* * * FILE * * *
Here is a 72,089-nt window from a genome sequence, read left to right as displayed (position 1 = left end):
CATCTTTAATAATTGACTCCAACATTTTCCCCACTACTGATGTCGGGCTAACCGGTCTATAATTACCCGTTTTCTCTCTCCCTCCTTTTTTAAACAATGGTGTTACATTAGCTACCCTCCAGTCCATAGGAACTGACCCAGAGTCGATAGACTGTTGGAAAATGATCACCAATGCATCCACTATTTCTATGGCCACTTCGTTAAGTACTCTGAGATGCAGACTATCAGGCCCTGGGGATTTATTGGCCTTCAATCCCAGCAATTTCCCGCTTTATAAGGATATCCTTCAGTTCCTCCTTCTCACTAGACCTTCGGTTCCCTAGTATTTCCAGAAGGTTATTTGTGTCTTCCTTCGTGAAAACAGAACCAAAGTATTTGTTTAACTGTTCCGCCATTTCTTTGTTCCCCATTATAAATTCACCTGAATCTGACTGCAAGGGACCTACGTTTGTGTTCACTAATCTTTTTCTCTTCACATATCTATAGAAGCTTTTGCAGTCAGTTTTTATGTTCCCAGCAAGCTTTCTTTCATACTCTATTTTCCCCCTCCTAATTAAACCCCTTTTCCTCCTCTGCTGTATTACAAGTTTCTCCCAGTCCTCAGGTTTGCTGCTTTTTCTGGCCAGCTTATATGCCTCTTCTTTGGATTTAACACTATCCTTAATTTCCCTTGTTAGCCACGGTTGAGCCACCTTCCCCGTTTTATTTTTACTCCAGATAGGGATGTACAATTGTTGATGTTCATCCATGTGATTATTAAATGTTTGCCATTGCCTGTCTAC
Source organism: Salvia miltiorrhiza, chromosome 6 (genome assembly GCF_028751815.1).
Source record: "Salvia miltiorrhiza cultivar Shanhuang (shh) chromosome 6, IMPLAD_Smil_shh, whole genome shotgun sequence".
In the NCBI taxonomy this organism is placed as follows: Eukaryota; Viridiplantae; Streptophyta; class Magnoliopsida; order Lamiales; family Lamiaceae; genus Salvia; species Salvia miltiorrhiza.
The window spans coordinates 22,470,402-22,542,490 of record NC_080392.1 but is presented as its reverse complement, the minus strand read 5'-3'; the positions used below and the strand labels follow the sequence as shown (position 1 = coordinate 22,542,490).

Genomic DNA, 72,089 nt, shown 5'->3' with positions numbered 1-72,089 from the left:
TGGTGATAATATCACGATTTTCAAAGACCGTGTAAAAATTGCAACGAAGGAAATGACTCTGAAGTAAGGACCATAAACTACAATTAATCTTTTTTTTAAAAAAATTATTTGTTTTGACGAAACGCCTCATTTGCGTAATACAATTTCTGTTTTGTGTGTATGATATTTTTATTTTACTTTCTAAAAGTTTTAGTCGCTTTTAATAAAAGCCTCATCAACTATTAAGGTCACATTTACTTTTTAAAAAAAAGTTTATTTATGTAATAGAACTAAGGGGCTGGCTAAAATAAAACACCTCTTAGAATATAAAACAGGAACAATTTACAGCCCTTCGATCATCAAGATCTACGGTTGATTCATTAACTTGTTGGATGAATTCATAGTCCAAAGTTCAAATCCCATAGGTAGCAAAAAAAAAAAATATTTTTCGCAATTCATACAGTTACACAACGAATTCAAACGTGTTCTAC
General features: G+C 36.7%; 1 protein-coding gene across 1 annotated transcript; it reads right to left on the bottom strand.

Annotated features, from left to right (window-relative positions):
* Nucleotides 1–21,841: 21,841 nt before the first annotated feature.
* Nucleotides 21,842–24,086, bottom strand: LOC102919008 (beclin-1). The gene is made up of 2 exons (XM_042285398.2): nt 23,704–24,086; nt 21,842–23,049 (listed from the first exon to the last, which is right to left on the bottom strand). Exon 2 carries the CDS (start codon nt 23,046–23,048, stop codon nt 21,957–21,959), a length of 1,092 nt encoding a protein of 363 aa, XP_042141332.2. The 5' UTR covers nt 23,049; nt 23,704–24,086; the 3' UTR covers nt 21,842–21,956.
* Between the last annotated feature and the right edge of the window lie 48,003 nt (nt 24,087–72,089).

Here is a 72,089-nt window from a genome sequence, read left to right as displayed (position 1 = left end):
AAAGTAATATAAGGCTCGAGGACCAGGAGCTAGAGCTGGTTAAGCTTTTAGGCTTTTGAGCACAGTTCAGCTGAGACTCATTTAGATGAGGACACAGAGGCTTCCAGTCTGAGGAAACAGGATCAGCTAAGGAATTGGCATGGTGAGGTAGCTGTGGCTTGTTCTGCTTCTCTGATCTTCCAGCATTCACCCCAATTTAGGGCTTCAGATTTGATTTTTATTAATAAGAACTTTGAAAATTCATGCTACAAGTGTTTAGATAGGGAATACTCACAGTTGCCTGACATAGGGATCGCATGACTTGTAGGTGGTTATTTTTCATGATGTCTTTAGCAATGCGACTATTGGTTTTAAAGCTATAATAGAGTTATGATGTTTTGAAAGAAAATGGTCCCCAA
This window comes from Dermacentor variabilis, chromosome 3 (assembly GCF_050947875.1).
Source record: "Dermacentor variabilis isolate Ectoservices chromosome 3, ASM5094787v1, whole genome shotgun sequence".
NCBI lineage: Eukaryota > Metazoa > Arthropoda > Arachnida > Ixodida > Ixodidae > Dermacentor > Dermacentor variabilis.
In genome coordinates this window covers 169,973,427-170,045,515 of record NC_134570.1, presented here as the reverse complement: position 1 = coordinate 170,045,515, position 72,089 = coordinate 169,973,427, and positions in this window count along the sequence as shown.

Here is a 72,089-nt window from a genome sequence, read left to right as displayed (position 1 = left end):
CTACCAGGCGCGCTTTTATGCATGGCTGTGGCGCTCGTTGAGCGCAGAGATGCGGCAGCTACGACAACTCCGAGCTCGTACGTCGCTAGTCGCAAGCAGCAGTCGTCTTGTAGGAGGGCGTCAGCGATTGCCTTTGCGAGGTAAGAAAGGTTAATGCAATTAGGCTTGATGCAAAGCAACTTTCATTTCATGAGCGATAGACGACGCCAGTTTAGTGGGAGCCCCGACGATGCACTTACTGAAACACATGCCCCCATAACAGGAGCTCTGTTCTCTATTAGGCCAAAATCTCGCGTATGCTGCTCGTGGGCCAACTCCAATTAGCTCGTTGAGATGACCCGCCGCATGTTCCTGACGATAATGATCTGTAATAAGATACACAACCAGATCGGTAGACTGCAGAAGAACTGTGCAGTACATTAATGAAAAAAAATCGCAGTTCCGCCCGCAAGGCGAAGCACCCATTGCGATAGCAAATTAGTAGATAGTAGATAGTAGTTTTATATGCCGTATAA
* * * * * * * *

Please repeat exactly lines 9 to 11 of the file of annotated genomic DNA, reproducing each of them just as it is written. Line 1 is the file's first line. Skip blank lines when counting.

General features: G+C 36.7%; 1 protein-coding gene across 1 annotated transcript; it reads right to left on the bottom strand.

Annotated features, from left to right (window-relative positions):
* Nucleotides 1–21,841: 21,841 nt before the first annotated feature.